When 10-year-old Rory Hobbs first saw the Tasmanian devils at Taronga Zoo and heard about their fight against the devastating Devil Facial Tumour Disease (DFTD), she knew what her mission would be.
“On my very first trip to Sydney’s Taronga Zoo I was listening to my mum read out the information signs when we came across the Tasmanian devil enclosure,” Rory said.
“After I heard about Tasmanian devils and the disease that was and still is wiping them out, my heart broke for them and I wanted to save them from DFTD so badly.”
“Suddenly, I knew I would be donating.”
Based in Sydney, Rory and her family originally came from Raleigh, North Carolina in the USA.
For the past five years Rory has asked for donations instead of presents for all her birthdays and so far, has raised more than $2000 for the University of Tasmania’s Save the Tasmanian Devil Appeal and Devils@Cradle Wildlife Park at Cradle Mountain in Tasmania’s Central Highlands.
“I raised all of this money from my best friends’ generous donations and the donations of family friends on Facebook,” Rory said.
“I felt as though I was doing something really good and it made me feel so happy to know that I would be helping with research that may make devils immune to DFTD,” she said.
Rory recently came to Tasmania to visit Devils@Cradle and to get close to the animals she loves, which she described as a “dream come true.”
Determined to raise as much as she can to support research into DFTD, Rory encouraged others to join the cause through donations and by protecting Tasmanian devils in the wild by driving more carefully on our roads.
“I love Tasmanian devils so much and it means so much that other people are trying as hard as I am to save their species,” she said.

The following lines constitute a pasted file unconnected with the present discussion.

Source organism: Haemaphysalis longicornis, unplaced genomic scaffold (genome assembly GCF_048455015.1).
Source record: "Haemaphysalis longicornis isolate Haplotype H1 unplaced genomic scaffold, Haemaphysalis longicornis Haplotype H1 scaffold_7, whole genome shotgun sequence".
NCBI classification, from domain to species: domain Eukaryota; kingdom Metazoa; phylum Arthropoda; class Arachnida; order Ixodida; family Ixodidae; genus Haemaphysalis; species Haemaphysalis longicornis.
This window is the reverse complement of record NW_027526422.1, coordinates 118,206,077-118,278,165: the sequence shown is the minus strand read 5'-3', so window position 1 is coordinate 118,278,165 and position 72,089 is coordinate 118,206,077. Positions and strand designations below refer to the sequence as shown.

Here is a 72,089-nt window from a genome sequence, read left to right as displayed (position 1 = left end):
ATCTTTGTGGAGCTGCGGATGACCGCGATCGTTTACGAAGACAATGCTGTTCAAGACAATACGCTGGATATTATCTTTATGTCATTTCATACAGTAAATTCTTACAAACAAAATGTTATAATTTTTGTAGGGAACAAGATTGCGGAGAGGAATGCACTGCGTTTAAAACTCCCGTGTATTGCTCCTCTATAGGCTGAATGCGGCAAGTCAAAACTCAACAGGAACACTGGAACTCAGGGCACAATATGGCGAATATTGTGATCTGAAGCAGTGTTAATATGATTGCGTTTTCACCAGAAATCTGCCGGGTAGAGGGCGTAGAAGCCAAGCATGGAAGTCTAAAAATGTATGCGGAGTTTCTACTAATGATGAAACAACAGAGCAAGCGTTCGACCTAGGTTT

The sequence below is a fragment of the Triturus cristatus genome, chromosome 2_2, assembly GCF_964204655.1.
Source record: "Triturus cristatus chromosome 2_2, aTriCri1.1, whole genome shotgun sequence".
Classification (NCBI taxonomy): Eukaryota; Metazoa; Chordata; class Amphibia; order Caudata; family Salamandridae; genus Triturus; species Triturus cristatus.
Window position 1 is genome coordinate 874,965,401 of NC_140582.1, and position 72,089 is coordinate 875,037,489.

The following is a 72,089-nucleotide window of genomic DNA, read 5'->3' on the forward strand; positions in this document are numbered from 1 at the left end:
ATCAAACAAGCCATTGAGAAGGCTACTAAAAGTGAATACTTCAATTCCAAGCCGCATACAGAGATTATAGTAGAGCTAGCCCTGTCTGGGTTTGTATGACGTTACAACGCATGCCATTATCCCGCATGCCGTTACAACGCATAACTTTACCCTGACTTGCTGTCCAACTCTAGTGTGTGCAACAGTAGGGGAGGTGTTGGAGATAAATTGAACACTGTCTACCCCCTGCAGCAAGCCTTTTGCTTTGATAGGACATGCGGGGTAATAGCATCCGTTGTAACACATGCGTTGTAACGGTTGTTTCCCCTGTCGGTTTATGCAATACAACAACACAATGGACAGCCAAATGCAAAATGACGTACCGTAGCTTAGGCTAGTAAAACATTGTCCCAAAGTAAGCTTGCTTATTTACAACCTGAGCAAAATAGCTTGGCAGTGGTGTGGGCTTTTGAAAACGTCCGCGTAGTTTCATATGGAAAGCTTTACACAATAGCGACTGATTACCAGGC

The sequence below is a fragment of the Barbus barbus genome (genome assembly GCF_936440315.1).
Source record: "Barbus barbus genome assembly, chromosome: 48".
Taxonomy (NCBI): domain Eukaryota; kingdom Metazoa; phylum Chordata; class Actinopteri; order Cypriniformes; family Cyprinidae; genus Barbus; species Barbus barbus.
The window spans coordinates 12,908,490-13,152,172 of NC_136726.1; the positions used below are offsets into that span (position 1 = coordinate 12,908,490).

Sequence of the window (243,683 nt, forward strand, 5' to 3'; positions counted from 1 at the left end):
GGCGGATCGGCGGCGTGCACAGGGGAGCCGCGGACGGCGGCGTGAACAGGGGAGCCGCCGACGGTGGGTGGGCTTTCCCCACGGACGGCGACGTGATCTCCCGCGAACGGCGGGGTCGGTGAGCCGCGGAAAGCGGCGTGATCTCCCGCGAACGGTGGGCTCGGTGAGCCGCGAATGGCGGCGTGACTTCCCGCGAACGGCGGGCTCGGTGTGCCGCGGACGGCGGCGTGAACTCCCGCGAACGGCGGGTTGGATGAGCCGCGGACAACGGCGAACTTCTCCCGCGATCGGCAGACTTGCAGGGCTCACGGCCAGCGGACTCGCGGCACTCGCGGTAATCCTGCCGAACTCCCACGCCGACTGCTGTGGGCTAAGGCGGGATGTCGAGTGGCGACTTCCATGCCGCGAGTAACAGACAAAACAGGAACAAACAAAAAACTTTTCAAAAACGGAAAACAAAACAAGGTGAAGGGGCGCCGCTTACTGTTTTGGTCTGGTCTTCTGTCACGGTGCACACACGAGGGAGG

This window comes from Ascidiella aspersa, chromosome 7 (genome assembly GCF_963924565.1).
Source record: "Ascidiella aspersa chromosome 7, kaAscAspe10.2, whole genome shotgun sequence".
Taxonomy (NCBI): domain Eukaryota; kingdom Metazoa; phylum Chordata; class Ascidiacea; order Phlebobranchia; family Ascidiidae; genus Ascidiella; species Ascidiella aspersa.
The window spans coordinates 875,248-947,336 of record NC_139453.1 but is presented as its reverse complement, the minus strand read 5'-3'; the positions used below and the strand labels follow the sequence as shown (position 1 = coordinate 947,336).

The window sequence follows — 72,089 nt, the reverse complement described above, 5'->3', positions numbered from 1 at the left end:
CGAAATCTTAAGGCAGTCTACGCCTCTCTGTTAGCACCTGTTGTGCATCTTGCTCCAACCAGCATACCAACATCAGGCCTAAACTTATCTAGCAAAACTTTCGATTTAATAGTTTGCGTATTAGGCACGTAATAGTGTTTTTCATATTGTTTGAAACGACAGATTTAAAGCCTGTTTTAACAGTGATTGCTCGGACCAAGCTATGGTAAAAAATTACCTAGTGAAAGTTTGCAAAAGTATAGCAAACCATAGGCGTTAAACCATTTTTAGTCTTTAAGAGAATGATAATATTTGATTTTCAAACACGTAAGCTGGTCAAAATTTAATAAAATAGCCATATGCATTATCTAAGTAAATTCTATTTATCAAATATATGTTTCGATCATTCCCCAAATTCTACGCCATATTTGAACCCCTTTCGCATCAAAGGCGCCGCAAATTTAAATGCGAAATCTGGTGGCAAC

“Tasmania is a beautiful place with amazing animals, but one piece is missing and that is the Tasmanian devils who have almost become extinct.”
Proud mum Kelly said Rory’s fundraising focus had been a fantastic learning experience for her daughter.
“For these past five years, Rory has felt a part of something bigger than herself and seen the way that little efforts can add up to something big,” she said.
“Learning that she can be a part of the solution to a bigger problem that she sees in the world is an invaluable skill.
“Rory has moved on to doing her own research and reporting on the Tasmanian devils for school reports and it’s been amazing to watch her passion and dedication grow.”
The Save the Tasmanian Devil Appeal (STDA) is the central fundraiser for the Tasmanian devil, administered through the University of Tasmania.
“Donors like Rory are inspirational,” said the University’s Associate Director of Fundraising, Rebecca Cuthill.
“Every dollar that Rory has raised directly helps the research being run through the University, funding programs like the devil vaccine research and on-the-ground monitoring programs.”
“We are so thankful for her support, Tasmanian devils need more young advocates like Rory if we can achieve our aim of securing a future, in the wild, for our iconic animals” she added.
If Rory’s story has inspired you to donate, please visit http://www.utas.edu.au/giving/areas-to-support/research/devil